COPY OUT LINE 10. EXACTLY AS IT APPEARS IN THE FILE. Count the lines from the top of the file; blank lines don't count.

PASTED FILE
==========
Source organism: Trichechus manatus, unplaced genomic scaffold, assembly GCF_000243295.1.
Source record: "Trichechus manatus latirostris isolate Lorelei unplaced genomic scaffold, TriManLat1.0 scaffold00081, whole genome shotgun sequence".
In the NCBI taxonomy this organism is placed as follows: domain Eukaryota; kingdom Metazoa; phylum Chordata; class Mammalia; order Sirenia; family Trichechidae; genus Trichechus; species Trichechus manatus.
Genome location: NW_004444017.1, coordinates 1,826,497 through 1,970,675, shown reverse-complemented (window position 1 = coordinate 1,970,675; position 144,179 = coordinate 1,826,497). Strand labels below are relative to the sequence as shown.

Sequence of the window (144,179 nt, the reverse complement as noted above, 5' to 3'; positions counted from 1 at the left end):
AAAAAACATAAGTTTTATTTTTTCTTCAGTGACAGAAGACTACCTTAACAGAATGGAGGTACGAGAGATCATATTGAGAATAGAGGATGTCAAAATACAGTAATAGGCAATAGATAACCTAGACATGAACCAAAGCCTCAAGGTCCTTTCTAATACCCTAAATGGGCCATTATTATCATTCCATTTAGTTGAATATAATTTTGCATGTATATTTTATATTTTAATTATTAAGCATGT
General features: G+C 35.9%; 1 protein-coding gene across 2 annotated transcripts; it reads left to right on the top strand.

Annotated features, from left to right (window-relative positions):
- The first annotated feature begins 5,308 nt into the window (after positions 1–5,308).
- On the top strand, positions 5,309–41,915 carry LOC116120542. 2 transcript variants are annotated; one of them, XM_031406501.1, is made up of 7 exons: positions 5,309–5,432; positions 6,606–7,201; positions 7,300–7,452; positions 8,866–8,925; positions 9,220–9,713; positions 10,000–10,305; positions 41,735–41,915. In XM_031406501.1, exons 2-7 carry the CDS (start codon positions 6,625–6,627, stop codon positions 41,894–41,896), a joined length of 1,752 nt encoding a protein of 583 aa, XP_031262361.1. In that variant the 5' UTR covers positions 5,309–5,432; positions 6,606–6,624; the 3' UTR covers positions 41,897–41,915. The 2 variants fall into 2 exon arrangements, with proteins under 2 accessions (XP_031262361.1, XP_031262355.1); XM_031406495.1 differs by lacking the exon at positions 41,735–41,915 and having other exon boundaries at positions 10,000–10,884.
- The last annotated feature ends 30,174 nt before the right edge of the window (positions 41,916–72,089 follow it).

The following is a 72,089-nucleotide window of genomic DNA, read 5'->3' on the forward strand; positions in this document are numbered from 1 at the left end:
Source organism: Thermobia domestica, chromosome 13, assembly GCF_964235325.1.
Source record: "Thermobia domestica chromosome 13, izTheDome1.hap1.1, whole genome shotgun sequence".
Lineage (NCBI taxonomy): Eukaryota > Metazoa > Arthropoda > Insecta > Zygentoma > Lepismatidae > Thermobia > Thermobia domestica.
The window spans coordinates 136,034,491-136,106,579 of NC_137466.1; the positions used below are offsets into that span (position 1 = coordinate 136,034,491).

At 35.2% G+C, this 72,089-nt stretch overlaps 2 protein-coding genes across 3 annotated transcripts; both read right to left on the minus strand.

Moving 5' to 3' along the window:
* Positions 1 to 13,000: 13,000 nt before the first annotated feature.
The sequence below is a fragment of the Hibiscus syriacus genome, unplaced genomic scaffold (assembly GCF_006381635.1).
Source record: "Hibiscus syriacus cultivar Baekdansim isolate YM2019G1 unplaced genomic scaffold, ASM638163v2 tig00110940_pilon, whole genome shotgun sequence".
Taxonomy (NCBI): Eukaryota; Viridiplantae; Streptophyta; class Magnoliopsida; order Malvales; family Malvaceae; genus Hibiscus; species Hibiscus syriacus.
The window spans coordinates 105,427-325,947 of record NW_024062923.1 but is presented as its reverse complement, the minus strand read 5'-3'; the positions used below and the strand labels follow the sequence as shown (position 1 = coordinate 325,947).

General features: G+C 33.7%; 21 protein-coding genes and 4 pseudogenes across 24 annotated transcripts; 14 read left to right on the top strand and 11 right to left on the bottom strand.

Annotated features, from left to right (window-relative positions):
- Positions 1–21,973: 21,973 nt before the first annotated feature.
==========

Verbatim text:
- On the top strand, positions 5,309–41,915 carry LOC116120542. 2 transcript variants are annotated; one of them, XM_031406501.1, is made up of 7 exons: positions 5,309–5,432; positions 6,606–7,201; positions 7,300–7,452; positions 8,866–8,925; positions 9,220–9,713; positions 10,000–10,305; positions 41,735–41,915. In XM_031406501.1, exons 2-7 carry the CDS (start codon positions 6,625–6,627, stop codon positions 41,894–41,896), a joined length of 1,752 nt encoding a protein of 583 aa, XP_031262361.1. In that variant the 5' UTR covers positions 5,309–5,432; positions 6,606–6,624; the 3' UTR covers positions 41,897–41,915. The 2 variants fall into 2 exon arrangements, with proteins under 2 accessions (XP_031262361.1, XP_031262355.1); XM_031406495.1 differs by lacking the exon at positions 41,735–41,915 and having other exon boundaries at positions 10,000–10,884.